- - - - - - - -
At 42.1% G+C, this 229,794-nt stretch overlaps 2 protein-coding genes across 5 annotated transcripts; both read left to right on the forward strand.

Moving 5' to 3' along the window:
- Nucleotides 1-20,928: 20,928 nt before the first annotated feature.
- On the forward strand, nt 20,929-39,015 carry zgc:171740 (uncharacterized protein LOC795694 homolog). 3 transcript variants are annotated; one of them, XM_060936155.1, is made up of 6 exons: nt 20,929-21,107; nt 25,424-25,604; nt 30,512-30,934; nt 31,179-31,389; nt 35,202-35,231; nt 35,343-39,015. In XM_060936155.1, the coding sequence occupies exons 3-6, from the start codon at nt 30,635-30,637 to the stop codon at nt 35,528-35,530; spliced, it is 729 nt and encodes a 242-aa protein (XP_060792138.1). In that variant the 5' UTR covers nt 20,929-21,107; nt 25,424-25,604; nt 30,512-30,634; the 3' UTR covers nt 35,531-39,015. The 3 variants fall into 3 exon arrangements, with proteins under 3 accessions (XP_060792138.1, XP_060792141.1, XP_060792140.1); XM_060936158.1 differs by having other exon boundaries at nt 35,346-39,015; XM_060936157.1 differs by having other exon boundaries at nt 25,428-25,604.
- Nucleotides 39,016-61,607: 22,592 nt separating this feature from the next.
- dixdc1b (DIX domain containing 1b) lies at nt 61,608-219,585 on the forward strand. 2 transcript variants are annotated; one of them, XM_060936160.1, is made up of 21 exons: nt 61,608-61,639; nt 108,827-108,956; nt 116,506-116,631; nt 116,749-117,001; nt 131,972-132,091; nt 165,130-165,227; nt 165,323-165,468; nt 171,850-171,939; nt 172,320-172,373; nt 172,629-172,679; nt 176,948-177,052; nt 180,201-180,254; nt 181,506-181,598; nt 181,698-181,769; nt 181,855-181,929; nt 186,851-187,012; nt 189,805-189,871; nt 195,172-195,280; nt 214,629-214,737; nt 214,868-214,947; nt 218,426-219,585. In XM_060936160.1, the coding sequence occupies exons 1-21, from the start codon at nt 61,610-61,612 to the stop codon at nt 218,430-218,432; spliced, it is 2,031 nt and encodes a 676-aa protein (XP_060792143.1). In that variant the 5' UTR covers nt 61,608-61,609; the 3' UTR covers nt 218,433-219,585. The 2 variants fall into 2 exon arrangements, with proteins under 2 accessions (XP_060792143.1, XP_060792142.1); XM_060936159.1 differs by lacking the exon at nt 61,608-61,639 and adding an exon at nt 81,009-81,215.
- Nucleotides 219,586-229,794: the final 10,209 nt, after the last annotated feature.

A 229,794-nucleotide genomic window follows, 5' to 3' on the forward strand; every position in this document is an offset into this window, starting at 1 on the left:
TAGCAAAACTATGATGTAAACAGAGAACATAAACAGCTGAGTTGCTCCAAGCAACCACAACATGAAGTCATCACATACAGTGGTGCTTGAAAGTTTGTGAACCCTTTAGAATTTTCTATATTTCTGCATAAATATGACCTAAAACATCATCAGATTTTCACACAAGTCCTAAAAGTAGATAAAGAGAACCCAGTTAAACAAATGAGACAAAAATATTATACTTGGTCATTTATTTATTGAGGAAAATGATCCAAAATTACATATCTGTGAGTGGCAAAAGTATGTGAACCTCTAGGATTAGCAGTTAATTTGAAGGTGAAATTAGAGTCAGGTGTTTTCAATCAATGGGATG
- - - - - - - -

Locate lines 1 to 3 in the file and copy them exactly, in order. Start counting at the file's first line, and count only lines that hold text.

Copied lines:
At 42.1% G+C, this 229,794-nt stretch overlaps 2 protein-coding genes across 5 annotated transcripts; both read left to right on the forward strand.

Moving 5' to 3' along the window:
- Nucleotides 1-20,928: 20,928 nt before the first annotated feature.